Change, while often a good thing, can leave us feeling a little uneasy and wary – especially when it relates to something as critical and fundamental as your company’s taxes. That’s exactly what Making Tax Digital is focused on, but – although it means altering some of your processes – this is a change for the better.
But before we get into the ‘why,’ let’s tackle the ‘what.’ If you’re unfamiliar with the concept of Making Tax Digital, it’s essentially a government initiative which is mandating the switch from paper-based tax systems to an entirely digital one. This already applies to VAT, and will in future be a requirement for income tax, self-employment tax and corporation tax.
If you are notifying HMRC of a decision to opt to tax land and buildings, you are normally required to notify HMRC within 30 days. The 30 day deadline was temporarily extended to 90 days to help businesses and agents during the pandemic, but that temporary extension has now ended for decisions made from 1 August 2021 onwards.
Last month we mentioned that draft legislation has been published to change the basis periods for the assessment of self-employed profits to coincide with the tax year. The proposed new rules provide that from 2023/24 onwards profits or losses will be apportioned to tax years where the period of account does not coincide with the tax year. This is intended to coincide with the start of Making Tax Digital for income tax.
VAT registered business making taxable supplies above the £85,000 registration threshold have been grappling with Making Tax Digital (MTD) since April 2019. The next roll-out will be the introduction of MTD for income tax, which is scheduled to start in April 2023.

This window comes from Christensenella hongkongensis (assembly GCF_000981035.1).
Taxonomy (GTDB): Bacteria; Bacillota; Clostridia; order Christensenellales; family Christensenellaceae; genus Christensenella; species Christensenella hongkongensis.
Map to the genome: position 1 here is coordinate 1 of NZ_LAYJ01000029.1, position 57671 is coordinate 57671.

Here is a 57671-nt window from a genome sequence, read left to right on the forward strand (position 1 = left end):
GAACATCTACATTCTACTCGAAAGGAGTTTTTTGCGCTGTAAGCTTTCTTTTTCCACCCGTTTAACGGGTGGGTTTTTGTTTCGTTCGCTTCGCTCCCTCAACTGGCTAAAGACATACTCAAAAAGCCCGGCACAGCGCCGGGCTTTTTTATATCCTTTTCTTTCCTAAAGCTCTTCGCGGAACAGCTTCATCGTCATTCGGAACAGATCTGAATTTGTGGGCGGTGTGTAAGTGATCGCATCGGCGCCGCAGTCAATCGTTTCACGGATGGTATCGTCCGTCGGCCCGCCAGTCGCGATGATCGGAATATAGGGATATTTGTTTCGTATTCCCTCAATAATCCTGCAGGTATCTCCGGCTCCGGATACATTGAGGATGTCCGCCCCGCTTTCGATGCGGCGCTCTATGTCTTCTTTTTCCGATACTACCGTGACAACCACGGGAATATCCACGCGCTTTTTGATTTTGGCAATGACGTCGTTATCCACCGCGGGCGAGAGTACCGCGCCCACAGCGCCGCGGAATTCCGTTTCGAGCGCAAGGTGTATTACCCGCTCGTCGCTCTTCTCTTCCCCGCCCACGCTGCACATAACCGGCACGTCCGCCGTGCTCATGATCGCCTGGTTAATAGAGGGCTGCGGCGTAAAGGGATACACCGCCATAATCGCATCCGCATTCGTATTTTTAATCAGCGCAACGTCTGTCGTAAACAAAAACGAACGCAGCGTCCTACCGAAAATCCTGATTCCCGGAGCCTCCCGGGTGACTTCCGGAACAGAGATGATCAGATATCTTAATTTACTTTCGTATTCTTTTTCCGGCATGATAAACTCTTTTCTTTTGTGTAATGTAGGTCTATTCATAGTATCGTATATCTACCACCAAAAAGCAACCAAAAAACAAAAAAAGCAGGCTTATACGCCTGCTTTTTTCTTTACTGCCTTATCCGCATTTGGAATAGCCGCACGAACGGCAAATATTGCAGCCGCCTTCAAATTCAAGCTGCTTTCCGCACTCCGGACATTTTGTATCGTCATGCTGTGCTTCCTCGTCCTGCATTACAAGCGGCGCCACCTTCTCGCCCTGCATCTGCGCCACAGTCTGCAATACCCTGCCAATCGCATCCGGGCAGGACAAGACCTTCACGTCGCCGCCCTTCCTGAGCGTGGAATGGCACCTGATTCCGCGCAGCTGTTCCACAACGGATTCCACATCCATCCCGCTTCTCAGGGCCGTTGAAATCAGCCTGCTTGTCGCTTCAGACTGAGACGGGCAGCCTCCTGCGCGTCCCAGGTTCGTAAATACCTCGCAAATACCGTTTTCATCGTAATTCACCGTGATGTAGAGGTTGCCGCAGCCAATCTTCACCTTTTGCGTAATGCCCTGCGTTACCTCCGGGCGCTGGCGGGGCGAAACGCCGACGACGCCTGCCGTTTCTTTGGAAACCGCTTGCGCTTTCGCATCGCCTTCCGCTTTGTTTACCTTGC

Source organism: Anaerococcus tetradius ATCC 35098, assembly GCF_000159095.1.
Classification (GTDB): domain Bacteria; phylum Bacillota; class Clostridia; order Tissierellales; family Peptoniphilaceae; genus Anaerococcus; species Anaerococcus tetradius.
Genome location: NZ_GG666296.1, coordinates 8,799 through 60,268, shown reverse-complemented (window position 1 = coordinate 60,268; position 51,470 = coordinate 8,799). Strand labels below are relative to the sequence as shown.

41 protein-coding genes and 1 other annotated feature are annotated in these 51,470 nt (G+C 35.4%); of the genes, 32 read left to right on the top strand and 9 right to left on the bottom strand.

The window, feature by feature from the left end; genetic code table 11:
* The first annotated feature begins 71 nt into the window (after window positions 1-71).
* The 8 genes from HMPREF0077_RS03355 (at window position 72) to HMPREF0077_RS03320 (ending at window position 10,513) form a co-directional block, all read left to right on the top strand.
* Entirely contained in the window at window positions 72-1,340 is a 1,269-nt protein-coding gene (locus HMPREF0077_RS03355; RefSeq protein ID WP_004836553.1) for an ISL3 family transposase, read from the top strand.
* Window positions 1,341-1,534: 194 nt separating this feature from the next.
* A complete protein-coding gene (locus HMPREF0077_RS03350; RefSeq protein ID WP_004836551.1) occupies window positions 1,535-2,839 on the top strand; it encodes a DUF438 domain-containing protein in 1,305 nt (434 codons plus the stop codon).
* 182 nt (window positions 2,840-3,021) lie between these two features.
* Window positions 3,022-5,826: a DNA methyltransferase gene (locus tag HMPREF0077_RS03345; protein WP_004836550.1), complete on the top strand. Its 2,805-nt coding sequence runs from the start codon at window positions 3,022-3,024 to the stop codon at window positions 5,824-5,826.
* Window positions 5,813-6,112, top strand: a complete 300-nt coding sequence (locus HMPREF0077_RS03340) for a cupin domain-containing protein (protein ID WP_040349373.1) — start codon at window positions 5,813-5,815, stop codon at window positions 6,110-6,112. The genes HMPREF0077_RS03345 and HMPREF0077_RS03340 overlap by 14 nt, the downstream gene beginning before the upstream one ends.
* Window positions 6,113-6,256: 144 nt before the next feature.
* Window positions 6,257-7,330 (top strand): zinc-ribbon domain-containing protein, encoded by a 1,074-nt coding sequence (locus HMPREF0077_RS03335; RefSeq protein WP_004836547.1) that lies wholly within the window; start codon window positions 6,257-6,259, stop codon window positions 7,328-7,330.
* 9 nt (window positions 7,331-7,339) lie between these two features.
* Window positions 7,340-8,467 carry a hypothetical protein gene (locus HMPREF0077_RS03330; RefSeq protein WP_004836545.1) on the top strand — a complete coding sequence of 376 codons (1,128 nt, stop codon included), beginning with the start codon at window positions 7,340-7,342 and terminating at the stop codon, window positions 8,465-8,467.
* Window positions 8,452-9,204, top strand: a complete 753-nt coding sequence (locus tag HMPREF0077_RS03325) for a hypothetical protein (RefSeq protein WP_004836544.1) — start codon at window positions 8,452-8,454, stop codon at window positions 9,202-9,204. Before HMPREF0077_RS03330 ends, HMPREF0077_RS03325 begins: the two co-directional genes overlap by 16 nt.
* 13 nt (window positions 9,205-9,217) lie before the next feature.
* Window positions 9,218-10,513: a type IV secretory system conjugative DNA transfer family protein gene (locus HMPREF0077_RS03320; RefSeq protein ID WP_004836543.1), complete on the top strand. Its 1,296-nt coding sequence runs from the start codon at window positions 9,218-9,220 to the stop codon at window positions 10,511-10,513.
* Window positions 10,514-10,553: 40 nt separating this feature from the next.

Where a company makes a trading loss of no more than £200,000 in an accounting period, it is now possible to claim relief for that loss even though the corporation tax return CT600 has not been submitted.
This will enable the company to carry back the loss to earlier years and obtain a repayment of tax previously paid.
For the month of July, the CJRS Furlough grant support from the government via HMRC reduces to 70% of the employee’s usual pay for hours not worked. This is despite the fact that “Freedom Day” in England has been delayed four weeks to 19 July 2021, and now called “Terminus Day”. The government support to employers will then reduce to 60% in August and September. After September, the furlough scheme will no longer be available for businesses to claim.
P11d forms reporting benefits in kind provided to employees and directors need to be submitted to HMRC by 6 July. Where a company car is “unavailable” for private use for 30 or more consecutive days the benefit is proportionately reduced.
During the various lockdown periods many employees and directors have not been using their company cars and it may have been sitting on their driveway. Unfortunately, that does not count as being unavailable.
HMRC are urging businesses to look out for the use of mini-umbrella companies (MUCs) to pay contractors supplying their labour via agencies and other intermediaries. Businesses need to be aware of the financial and reputational risks of such entities in their labour supply chain and carry out due diligence to minimise those risks.